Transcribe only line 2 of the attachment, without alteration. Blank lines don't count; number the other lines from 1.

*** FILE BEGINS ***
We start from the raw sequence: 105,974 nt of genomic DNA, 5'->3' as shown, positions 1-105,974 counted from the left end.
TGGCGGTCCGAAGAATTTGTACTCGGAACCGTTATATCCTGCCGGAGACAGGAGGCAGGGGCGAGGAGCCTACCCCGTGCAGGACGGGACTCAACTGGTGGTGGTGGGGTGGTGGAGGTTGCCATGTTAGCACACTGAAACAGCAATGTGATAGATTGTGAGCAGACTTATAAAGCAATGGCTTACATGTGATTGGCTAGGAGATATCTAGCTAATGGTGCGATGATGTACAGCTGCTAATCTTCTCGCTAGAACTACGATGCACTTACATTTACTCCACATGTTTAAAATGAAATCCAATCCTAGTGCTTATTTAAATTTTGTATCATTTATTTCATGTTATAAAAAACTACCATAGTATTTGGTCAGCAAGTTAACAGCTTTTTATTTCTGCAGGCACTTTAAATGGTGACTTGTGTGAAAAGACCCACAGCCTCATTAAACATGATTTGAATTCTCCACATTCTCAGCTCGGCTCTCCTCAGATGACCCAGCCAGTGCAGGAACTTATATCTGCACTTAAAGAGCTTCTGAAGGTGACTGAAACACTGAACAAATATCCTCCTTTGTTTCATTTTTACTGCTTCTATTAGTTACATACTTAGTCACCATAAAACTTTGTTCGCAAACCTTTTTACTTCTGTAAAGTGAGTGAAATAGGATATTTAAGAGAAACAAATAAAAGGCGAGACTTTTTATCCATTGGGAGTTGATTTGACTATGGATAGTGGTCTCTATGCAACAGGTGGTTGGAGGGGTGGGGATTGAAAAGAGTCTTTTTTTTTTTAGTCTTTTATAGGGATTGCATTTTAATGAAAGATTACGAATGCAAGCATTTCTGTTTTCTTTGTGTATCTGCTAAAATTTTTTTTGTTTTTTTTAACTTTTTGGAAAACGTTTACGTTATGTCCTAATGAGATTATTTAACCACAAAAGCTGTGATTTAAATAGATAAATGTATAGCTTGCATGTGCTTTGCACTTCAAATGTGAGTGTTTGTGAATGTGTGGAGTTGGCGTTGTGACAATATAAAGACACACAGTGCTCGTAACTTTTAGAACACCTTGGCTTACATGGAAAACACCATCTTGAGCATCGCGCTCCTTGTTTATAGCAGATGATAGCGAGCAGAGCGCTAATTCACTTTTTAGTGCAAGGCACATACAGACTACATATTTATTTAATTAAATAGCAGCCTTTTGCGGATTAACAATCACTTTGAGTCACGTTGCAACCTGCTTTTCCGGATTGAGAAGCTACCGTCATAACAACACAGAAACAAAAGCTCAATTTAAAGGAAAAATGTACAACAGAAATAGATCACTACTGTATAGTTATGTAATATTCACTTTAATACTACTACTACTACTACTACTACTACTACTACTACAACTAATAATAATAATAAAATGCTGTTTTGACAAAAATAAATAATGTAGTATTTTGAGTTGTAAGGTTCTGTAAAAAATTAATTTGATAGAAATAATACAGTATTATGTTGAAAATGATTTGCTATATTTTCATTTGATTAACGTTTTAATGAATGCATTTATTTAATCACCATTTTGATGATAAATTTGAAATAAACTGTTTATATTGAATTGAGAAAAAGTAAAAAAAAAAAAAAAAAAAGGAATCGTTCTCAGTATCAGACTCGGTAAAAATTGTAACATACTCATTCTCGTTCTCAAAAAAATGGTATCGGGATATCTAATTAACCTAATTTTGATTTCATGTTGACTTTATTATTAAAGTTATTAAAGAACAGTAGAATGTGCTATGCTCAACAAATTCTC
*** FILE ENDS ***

TGGCGGTCCGAAGAATTTGTACTCGGAACCGTTATATCCTGCCGGAGACAGGAGGCAGGGGCGAGGAGCCTACCCCGTGCAGGACGGGACTCAACTGGTGGTGGTGGGGTGGTGGAGGTTGCCATGTTAGCACACTGAAACAGCAATGTGATAGATTGTGAGCAGACTTATAAAGCAATGGCTTACATGTGATTGGCTAGGAGATATCTAGCTAATGGTGCGATGATGTACAGCTGCTAATCTTCTCGCTAGAACTACGATGCACTTACATTTACTCCACATGTTTAAAATGAAATCCAATCCTAGTGCTTATTTAAATTTTGTATCATTTATTTCATGTTATAAAAAACTACCATAGTATTTGGTCAGCAAGTTAACAGCTTTTTATTTCTGCAGGCACTTTAAATGGTGACTTGTGTGAAAAGACCCACAGCCTCATTAAACATGATTTGAATTCTCCACATTCTCAGCTCGGCTCTCCTCAGATGACCCAGCCAGTGCAGGAACTTATATCTGCACTTAAAGAGCTTCTGAAGGTGACTGAAACACTGAACAAATATCCTCCTTTGTTTCATTTTTACTGCTTCTATTAGTTACATACTTAGTCACCATAAAACTTTGTTCGCAAACCTTTTTACTTCTGTAAAGTGAGTGAAATAGGATATTTAAGAGAAACAAATAAAAGGCGAGACTTTTTATCCATTGGGAGTTGATTTGACTATGGATAGTGGTCTCTATGCAACAGGTGGTTGGAGGGGTGGGGATTGAAAAGAGTCTTTTTTTTTTTAGTCTTTTATAGGGATTGCATTTTAATGAAAGATTACGAATGCAAGCATTTCTGTTTTCTTTGTGTATCTGCTAAAATTTTTTTTGTTTTTTTTAACTTTTTGGAAAACGTTTACGTTATGTCCTAATGAGATTATTTAACCACAAAAGCTGTGATTTAAATAGATAAATGTATAGCTTGCATGTGCTTTGCACTTCAAATGTGAGTGTTTGTGAATGTGTGGAGTTGGCGTTGTGACAATATAAAGACACACAGTGCTCGTAACTTTTAGAACACCTTGGCTTACATGGAAAACACCATCTTGAGCATCGCGCTCCTTGTTTATAGCAGATGATAGCGAGCAGAGCGCTAATTCACTTTTTAGTGCAAGGCACATACAGACTACATATTTATTTAATTAAATAGCAGCCTTTTGCGGATTAACAATCACTTTGAGTCACGTTGCAACCTGCTTTTCCGGATTGAGAAGCTACCGTCATAACAACACAGAAACAAAAGCTCAATTTAAAGGAAAAATGTACAACAGAAATAGATCACTACTGTATAGTTATGTAATATTCACTTTAATACTACTACTACTACTACTACTACTACTACTACTACAACTAATAATAATAATAAAATGCTGTTTTGACAAAAATAAATAATGTAGTATTTTGAGTTGTAAGGTTCTGTAAAAAATTAATTTGATAGAAATAATACAGTATTATGTTGAAAATGATTTGCTATATTTTCATTTGATTAACGTTTTAATGAATGCATTTATTTAATCACCATTTTGATGATAAATTTGAAATAAACTGTTTATATTGAATTGAGAAAAAGTAAAAAAAAAAAAAAAAAAAGGAATCGTTCTCAGTATCAGACTCGGTAAAAATTGTAACATACTCATTCTCGTTCTCAAAAAAATGGTATCGGGATATCTAATTAACCTAATTTTGATTTCATGTTGACTTTATTATTAAAGTTATTAAAGAACAGTAGAATGTGCTATGCTCAACAAATTCTC